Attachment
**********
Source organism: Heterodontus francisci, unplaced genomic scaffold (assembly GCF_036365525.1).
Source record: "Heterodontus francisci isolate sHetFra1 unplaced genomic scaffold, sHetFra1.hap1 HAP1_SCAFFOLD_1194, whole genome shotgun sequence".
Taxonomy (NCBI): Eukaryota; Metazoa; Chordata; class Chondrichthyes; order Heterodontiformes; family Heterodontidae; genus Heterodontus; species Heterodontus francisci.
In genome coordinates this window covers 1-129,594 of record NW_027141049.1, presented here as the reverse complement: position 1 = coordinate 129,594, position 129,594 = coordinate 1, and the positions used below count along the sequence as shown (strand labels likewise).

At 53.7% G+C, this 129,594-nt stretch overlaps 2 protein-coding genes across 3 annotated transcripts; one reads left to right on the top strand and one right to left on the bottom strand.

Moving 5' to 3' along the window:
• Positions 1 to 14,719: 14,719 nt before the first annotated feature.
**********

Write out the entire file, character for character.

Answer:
Source organism: Heterodontus francisci, unplaced genomic scaffold (assembly GCF_036365525.1).
Source record: "Heterodontus francisci isolate sHetFra1 unplaced genomic scaffold, sHetFra1.hap1 HAP1_SCAFFOLD_1194, whole genome shotgun sequence".
Taxonomy (NCBI): Eukaryota; Metazoa; Chordata; class Chondrichthyes; order Heterodontiformes; family Heterodontidae; genus Heterodontus; species Heterodontus francisci.
In genome coordinates this window covers 1-129,594 of record NW_027141049.1, presented here as the reverse complement: position 1 = coordinate 129,594, position 129,594 = coordinate 1, and the positions used below count along the sequence as shown (strand labels likewise).

At 53.7% G+C, this 129,594-nt stretch overlaps 2 protein-coding genes across 3 annotated transcripts; one reads left to right on the top strand and one right to left on the bottom strand.

Moving 5' to 3' along the window:
• Positions 1 to 14,719: 14,719 nt before the first annotated feature.